Spurs go young; Bruins look to Classic
Published August 3, 2009
With NBA and NHL teams in the midst of the offseason, we asked top team executives what sits atop their to-do list this summer as they look to the 2009-10 season. Responses were edited for clarity and brevity.
“We’ve won four championships in the past 10 years, and while we’ve had a great run, there have been a number of fans who have been with us for a long time that have dropped off this year and last year, so our effort this summer has been to focus on a new group of younger fans.
“Our fans typically are older than the average NBA fan. Well over 50 percent of our fan base is between the ages of 35 and 54, while only 10 percent are younger than 35. There are big opportunities for us, so we are trying to create things that are attractive to a younger demographic, things like additional entertainment after the game [and] refreshing the balcony level to turn it into a singles area that includes food and drink. We think that there is another generation of Spurs fans coming up and we are spending the summer going after that group.”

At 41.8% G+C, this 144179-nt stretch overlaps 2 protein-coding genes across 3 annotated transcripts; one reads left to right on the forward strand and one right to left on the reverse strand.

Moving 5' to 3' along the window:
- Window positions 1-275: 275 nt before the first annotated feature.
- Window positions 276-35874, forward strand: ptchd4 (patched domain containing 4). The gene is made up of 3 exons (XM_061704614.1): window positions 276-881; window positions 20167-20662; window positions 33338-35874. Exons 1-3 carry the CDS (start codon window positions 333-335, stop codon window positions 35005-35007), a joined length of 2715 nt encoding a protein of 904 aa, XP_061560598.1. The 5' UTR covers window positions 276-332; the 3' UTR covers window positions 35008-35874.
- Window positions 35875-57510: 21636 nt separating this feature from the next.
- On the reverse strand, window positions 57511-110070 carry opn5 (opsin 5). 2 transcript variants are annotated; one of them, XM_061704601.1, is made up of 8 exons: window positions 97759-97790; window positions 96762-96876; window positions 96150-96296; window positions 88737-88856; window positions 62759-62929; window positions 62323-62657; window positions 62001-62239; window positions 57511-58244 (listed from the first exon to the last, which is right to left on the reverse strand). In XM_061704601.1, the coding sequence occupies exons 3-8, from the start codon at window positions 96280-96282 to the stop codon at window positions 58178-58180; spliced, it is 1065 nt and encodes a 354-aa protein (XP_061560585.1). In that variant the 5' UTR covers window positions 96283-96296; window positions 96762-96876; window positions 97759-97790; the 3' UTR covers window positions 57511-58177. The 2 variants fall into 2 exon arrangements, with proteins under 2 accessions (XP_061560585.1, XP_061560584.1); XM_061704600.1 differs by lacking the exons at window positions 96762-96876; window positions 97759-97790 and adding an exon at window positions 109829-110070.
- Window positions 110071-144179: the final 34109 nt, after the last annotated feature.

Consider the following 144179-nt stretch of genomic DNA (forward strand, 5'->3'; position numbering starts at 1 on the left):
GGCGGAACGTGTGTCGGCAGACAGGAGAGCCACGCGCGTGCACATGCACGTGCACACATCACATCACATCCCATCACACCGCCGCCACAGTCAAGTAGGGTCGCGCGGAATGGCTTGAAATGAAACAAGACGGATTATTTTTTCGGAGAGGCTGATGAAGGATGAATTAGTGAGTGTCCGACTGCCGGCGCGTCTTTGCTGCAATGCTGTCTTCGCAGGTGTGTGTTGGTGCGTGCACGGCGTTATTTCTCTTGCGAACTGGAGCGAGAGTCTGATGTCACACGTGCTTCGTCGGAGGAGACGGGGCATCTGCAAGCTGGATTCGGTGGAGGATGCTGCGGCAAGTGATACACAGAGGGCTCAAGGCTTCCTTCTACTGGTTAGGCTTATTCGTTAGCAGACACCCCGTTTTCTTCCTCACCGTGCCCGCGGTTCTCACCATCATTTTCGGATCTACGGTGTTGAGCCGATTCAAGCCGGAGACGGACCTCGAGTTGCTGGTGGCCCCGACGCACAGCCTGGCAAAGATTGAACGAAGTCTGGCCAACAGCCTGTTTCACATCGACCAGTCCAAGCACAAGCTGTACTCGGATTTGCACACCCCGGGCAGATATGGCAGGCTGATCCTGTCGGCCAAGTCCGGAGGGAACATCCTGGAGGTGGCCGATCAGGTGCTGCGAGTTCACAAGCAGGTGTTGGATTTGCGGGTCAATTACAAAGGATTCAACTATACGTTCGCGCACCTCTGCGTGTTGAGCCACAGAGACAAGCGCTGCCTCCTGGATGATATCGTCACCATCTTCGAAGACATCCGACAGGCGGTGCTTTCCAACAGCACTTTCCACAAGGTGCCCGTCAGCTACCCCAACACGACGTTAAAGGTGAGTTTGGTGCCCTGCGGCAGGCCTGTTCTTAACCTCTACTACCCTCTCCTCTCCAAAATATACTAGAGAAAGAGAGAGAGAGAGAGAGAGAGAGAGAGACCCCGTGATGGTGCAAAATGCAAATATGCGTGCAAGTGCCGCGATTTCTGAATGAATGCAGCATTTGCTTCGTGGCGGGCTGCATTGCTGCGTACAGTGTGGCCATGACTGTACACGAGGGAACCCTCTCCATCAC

“Our terrestrial radio rights were up, so we were working hard on that. It was not an easy experience. Local AM and FM radio is really tough right now. We struck a deal [with CBS Radio Boston] and it was announced a few weeks ago.
“On the sponsorship side, we’re looking for smaller deals in the auto and bank categories. We had ancillary deals with regional banks that blew up during the credit crisis. But the main thing is the Winter Classic. We’ve been doing a lot of planning with the Boston Red Sox about what to do with the ice and are working with a community organization to have it open for fans a week before the game. I’m working with Fenway Sports Group’s Sam Kennedy on that. We expect a [season] ticket bump from the game. We’re at 13,000-plus now and we’re looking to break the 14,000 barrier.”